Volume 366, Number 3, February II 2001
|Page(s)||923 - 929|
|Section||Interstellar and circumstellar matter|
|Published online||15 February 2001|
IRAS 09425-6040: A carbon star surrounded by highly crystalline silicate dust
Astronomical Institute "Anton Pannekoek", University of Amsterdam, Kruislaan 403, 1098 SJ Amsterdam, The Netherlands
2 The Institute of Space and Astronautical Science, Yoshino-dai 3-1-1, Sagamihara, Kanagawa 229-8510, Japan
3 Instituut voor Sterrenkunde, Katholieke Universiteit Leuven, Celestijnenlaan 200B, 3001 Heverlee, Belgium
4 European Southern Observatory, Casilla 19001, Santiago 19, Chile
5 Onsala Space Observatory, 439 92 Onsala, Sweden
6 SRON Laboratory for Space Research, Sorbonnelaan 2, 3584 CA Utrecht, The Netherlands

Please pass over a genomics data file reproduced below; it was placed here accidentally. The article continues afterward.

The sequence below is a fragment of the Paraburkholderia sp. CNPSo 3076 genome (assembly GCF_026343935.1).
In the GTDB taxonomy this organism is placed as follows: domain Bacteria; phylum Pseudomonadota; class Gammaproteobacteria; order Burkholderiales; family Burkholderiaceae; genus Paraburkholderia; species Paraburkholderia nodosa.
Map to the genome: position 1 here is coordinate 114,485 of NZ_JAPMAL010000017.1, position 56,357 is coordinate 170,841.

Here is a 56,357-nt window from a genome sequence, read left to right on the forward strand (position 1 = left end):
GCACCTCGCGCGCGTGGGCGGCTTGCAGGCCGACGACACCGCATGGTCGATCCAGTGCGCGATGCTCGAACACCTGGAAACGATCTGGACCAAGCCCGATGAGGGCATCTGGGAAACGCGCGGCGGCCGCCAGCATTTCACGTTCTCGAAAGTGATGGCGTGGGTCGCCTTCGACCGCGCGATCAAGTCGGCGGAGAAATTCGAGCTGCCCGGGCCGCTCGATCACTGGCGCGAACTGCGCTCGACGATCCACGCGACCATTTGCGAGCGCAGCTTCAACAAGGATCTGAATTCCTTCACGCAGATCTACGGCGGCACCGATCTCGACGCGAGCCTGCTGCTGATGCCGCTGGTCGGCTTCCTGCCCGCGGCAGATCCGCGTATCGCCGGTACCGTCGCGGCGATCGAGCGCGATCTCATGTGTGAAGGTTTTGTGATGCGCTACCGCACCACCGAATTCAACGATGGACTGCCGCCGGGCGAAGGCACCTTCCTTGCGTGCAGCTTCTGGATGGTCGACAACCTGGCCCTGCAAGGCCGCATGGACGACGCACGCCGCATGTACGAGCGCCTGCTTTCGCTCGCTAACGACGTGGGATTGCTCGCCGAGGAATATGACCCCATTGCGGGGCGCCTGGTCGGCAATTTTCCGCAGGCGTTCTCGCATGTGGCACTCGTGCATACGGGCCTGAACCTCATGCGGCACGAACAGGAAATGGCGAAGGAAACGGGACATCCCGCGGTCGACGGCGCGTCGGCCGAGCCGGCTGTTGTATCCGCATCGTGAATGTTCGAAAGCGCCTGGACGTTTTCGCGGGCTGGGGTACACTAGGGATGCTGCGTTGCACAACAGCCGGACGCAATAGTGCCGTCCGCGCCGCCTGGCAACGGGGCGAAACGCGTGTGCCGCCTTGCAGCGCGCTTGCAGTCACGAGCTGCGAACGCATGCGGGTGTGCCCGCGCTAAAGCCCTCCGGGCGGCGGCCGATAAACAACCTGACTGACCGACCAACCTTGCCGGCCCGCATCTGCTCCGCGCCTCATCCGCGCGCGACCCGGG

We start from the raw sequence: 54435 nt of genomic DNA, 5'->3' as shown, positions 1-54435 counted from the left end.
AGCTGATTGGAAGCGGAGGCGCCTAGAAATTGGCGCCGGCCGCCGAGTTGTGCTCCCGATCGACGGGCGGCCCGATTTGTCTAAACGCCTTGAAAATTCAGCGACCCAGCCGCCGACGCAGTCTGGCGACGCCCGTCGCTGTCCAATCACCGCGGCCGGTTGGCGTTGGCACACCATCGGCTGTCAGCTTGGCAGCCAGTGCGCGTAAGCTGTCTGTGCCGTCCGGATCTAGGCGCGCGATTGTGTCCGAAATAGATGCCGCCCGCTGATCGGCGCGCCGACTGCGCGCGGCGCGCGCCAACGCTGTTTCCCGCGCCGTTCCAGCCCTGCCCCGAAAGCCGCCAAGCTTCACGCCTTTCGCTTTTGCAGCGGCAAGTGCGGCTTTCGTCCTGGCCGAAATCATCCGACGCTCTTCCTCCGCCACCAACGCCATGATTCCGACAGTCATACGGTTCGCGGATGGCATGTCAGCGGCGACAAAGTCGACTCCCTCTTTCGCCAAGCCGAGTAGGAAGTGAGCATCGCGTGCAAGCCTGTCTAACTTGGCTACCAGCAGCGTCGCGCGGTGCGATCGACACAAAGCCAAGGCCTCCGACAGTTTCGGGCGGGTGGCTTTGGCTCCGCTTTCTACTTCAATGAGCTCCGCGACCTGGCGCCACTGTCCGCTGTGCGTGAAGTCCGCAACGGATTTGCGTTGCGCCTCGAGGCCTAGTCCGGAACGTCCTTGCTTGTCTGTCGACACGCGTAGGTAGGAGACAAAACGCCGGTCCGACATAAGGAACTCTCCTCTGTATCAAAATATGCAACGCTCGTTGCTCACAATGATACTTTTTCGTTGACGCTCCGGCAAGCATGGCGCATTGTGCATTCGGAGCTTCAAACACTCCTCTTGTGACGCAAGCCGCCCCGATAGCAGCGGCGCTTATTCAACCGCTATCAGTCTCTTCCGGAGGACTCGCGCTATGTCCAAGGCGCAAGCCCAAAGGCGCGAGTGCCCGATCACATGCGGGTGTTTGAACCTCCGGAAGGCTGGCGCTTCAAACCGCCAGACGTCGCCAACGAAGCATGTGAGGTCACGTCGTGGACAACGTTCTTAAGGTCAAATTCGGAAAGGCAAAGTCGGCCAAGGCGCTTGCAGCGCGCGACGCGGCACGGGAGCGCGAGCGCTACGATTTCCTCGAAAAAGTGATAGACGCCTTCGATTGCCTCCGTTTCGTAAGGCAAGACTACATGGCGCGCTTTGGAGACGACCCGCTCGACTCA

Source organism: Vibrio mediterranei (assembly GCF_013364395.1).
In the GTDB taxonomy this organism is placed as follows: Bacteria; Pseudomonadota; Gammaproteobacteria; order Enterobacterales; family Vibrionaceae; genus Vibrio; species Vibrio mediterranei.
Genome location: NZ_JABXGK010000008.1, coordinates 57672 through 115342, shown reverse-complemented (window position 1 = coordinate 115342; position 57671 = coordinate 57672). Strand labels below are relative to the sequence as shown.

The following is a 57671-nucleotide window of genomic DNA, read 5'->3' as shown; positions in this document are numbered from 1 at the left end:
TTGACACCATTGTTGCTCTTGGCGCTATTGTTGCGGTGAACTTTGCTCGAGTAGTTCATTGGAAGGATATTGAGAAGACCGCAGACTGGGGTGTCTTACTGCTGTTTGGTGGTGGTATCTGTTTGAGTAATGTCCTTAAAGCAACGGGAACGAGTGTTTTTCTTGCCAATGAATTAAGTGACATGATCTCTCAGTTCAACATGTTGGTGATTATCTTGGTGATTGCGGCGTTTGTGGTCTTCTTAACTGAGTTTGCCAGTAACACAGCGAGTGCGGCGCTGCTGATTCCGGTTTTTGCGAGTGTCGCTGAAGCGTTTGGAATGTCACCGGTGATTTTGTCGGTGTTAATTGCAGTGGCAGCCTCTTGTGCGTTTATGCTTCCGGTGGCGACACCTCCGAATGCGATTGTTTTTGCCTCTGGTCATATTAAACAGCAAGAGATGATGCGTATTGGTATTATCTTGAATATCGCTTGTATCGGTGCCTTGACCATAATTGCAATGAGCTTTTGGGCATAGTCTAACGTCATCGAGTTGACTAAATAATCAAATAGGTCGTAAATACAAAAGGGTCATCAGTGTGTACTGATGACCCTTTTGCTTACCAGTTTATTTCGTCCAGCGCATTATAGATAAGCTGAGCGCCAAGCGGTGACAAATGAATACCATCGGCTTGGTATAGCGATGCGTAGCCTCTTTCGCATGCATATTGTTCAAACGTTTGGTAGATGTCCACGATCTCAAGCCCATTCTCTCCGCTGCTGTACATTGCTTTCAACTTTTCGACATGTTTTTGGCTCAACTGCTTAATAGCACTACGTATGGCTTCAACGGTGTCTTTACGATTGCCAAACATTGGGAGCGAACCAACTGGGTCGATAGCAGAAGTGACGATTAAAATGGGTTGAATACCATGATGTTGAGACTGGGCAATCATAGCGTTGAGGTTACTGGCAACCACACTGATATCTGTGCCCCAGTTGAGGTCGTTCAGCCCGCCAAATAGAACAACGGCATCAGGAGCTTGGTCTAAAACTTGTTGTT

7 Institut d'Astrophysique de Paris, 98bis Boulevard Arago, 75014 Paris, France
Corresponding author: F. J. Molster, firstname.lastname@example.org
Accepted: 16 November 2000
We present infrared spectroscopy and millimeter photometry and spectroscopy of the peculiar carbon star IRAS 09425-6040. The 2-15 μm spectrum, as well as the CO millimeter line observations are typical for a (J-type) carbon star with moderate mass-loss rate. The 15-45 μm spectrum is dominated by strong emission bands from Mg-rich and Fe-poor crystalline silicates. IRAS 09425-6040 has the highest abundance of crystalline silicates (75 per cent) observed in any source so far. The ISO data, combined with IRAS and millimeter wavelength photometry indicate the presence of large cold grains. The observations indicate that the carbon star IRAS 09425-6040 is surrounded by a stationary, massive, highly crystalline oxygen-rich dust disk which is depleted of gas. These properties are very similar to those of the disk seen in the Red Rectangle. We propose that IRAS 09425-6040 is the evolutionary progenitor of the central binary of the Red Rectangle nebula.
Key words: infrared: stars / stars: AGB and post-AGB; mass loss / planetary nebulae: general / dust, extinction
© ESO, 2001
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